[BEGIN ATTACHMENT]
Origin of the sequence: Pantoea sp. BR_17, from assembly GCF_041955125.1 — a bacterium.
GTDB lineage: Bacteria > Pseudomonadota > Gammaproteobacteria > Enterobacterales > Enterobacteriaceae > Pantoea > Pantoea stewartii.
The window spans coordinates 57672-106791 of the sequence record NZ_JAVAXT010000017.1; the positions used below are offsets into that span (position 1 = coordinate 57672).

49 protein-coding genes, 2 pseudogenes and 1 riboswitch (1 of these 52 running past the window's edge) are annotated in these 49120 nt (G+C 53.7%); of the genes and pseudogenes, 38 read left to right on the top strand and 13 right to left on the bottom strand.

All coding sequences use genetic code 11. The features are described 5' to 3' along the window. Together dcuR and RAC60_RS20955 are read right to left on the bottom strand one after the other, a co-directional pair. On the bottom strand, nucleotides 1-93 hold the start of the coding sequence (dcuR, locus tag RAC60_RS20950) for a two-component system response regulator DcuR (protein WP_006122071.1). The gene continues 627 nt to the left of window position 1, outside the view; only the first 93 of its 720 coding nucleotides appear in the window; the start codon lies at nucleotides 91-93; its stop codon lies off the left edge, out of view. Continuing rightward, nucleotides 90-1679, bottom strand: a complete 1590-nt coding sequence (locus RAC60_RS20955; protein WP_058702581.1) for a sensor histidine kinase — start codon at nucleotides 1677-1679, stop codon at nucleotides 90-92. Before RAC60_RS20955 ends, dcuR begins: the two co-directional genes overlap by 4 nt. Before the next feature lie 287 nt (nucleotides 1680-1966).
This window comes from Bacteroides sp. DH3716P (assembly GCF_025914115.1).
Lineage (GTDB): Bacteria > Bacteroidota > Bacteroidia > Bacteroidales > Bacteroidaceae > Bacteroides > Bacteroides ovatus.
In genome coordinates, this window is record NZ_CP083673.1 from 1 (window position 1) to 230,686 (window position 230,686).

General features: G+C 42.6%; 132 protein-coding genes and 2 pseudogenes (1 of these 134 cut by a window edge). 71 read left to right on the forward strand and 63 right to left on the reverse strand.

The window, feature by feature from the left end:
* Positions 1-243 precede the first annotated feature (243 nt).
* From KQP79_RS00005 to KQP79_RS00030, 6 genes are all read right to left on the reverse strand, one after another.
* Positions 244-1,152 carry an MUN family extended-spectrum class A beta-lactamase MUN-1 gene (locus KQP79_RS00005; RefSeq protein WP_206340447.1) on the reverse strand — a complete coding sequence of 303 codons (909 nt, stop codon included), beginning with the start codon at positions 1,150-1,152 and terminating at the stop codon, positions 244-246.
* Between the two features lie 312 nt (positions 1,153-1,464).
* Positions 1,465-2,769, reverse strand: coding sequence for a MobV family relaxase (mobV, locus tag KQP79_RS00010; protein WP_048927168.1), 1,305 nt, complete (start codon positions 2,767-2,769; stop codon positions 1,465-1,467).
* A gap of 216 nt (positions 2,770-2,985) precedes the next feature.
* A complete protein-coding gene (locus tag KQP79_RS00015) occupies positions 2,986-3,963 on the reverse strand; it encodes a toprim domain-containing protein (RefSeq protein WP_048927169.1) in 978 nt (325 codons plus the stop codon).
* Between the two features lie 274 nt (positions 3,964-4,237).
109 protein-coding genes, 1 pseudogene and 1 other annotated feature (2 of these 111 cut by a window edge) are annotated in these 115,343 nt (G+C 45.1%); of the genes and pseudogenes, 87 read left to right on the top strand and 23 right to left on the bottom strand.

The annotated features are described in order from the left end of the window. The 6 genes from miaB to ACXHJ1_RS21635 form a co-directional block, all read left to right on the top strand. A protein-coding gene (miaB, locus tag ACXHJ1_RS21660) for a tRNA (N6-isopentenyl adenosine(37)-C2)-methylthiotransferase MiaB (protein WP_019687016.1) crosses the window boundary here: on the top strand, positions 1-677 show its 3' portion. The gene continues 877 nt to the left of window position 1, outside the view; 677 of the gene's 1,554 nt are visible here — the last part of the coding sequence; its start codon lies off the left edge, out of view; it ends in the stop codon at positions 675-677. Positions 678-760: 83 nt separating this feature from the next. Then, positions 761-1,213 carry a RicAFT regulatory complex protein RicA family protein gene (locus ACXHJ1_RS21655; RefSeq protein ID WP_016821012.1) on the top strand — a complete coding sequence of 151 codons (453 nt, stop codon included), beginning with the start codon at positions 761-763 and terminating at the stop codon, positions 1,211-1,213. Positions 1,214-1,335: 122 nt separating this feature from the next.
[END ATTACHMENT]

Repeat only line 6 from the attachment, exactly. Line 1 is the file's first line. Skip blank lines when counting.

This window comes from Bacteroides sp. DH3716P (assembly GCF_025914115.1).